One thing that no collection is complete without is the extras and, although the Street Fighter 30th Anniversary Collection has a lot of artwork and concept art from throughout the history of the franchise all archived, it does come across as a little lacklustre. The best of the extra content is the timeline that can be accessed that places all events in the Street Fighter franchise history in one place to browse through. There are a few issues with loading in these menus, with sometimes images not loading in at all, but this is a pretty pleasant walk down memory lane when it all works.
The aesthetics of the game are a mixed bag, as one would expect with a collection of this magnitude. The earlier games have aged terribly as time has marched on with Street Fighter not only feeling clunky to play (as mentioned earlier) but looking horribly dated too. As you move through the games on the collection, however, the aesthetics improve and improve and you can easily begin to see why the series still stands as being so iconic amongst the fans of the fighting game genre. Also, the choice on the banners is weird in that it only gives you the option to have banners, black them out of not have them at all, the last of which makes some of these games look atrocious.
This becomes very apparent in Street Fighter Alpha 2, 3 and Street Fighter III: 3rd Strike. These three games, specifically are my personal peak of the Street Fighter aesthetic and look incredible even by today’s standards. 3rd Strike in particular is awe-inspiring in its fluidity of movement and the beauty in its animations. One thing that remains as consistent through the whole collection is the stage backgrounds, which are iconic in their own right for the most part and still look incredible now, with stages like Sanzaku Castle holding up really well.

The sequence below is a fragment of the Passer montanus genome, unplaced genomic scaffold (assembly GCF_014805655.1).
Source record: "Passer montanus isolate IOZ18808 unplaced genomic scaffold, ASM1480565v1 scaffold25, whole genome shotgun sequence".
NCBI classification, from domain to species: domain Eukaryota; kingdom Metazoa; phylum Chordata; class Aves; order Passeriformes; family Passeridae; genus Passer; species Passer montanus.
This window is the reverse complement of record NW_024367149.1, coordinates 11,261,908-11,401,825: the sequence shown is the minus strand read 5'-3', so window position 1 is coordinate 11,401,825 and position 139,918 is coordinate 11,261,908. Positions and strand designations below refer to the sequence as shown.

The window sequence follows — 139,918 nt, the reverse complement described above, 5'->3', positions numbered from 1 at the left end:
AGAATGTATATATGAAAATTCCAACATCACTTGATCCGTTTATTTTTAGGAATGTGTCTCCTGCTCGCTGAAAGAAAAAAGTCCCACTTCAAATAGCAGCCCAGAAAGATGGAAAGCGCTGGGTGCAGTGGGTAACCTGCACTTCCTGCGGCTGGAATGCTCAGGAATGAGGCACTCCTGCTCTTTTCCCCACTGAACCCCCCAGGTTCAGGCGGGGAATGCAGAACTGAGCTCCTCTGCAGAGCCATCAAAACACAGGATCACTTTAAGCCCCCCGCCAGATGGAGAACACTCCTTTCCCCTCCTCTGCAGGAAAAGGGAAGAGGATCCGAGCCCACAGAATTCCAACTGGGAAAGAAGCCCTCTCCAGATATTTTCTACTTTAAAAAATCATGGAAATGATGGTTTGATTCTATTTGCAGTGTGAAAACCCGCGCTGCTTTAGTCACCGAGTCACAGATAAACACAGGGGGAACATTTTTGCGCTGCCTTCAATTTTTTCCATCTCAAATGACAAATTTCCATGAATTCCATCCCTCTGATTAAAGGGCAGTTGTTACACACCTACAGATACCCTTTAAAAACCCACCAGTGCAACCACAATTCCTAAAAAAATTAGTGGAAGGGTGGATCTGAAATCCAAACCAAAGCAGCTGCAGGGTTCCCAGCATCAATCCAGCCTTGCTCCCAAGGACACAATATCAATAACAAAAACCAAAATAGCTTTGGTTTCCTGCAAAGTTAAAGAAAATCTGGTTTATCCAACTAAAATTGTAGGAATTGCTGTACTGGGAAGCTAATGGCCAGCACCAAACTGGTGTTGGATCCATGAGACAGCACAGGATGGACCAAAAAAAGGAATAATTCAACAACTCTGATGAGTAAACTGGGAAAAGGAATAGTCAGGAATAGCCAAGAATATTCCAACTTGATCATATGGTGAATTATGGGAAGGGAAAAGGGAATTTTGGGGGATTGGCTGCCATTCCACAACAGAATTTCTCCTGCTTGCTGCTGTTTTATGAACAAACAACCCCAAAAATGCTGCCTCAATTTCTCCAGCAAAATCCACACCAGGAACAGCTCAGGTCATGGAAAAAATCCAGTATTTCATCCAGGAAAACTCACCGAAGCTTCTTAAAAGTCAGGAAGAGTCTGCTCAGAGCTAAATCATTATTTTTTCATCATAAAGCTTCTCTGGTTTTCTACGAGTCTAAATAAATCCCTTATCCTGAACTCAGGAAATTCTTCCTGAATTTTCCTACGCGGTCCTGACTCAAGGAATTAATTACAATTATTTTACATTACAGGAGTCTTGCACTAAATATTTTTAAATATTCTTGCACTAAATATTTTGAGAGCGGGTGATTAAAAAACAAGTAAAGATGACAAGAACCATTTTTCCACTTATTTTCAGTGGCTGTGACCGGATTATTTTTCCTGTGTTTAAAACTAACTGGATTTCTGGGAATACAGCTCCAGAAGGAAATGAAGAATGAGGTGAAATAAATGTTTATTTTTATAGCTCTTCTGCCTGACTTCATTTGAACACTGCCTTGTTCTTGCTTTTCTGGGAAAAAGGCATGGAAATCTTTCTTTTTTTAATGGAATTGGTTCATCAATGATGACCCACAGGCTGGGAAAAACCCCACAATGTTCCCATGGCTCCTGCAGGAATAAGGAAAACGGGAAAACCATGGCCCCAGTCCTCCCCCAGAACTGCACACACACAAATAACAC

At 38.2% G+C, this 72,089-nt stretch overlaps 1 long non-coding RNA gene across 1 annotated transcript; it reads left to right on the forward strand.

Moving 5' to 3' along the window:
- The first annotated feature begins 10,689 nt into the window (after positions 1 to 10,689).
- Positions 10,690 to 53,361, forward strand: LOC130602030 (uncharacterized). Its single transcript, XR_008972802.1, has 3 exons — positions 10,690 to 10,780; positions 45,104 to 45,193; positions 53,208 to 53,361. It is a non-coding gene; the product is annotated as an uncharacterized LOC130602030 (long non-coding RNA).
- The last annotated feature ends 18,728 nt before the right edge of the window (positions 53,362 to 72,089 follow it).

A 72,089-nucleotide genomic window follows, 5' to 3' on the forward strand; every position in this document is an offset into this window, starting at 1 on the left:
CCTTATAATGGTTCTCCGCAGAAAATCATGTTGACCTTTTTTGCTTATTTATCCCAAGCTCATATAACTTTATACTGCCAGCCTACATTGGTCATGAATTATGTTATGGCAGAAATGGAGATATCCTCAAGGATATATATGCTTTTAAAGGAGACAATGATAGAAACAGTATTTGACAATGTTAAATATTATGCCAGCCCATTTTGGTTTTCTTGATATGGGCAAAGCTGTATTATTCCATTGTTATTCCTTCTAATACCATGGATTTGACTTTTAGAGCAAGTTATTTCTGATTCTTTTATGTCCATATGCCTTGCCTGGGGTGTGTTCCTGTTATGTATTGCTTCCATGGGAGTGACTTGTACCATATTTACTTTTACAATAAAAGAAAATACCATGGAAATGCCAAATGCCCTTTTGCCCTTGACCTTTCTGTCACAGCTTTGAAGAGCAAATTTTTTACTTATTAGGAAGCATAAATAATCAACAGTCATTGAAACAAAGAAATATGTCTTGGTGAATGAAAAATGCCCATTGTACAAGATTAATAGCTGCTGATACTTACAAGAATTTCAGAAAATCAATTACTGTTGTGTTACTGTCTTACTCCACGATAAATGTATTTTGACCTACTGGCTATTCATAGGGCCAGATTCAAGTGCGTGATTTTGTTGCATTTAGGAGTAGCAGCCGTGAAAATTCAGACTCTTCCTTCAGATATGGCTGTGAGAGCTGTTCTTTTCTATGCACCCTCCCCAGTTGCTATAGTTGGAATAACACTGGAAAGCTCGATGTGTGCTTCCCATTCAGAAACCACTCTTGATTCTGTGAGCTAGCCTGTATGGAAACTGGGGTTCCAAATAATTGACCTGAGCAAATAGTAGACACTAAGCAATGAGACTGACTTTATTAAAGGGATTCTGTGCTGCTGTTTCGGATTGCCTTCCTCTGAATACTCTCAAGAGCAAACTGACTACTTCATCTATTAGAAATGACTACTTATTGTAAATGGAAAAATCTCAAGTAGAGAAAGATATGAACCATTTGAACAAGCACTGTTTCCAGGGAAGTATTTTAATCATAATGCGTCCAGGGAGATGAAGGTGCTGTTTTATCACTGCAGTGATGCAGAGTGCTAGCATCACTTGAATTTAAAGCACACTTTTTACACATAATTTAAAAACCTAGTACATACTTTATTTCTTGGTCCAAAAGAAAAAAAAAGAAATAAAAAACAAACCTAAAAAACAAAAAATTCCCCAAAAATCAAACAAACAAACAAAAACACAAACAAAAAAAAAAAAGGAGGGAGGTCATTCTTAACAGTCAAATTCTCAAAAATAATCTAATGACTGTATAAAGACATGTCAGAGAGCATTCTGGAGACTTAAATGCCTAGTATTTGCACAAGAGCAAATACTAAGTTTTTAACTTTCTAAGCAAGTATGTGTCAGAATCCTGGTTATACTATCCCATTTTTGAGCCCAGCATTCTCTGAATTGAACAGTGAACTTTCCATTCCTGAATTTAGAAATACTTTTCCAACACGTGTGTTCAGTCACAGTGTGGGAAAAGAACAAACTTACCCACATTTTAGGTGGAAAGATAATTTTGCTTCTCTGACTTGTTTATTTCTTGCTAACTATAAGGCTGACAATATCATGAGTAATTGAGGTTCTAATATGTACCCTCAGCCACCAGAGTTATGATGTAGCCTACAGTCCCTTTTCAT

The character designs throughout of all of the twelve games is incredibly consistent, maybe (ironically) excluding Twelve. For a collection that has close to 50 playable characters in total, the sheer creativity in that roster is nothing short of impressive. Also, this collection stands a small testament to how great Capcom are at sprite work on their characters, especially in the Alpha series. After all, the fact that Ryu, Chun Li and others are instantly recognisable speaks volumes of just how well-designed they are as characters.
The music is, once again sadly excluding the original Street Fighter, impressively diverse and fantastically composed. From the score of Street Fighter II, composed by the legendary Yoko Shimomura to the hip-hop inspired score of the Street Fighter III series, the franchise has ticked a lot of musical genres off it’s list (leaving metal for Guilty Gear, and rightly so). Furthermore, should you want to, the tracks from all of the games on the collection can be found in the Extras and be listened to at any point.
Whether I can recommend the Street Fighter 30th Anniversary Edition entirely depends on how much of a fan of the franchise you are. If you love the franchise but aren’t massively into playing the games seriously, this is a fantastic collection of legacy titles (even if missing a few important ones in my opinion) and a great way to have all of these games in a single, easy-to-navigate place. However, if you are into these games in any serious way, the lack of modes and inconsistent online works as a huge negative for the collection overall. A good collection of some of the best fighting games of all time, but held back by missing key titles from the Street Fighter legacy, and an arguable lack of care and attention that these games deserve.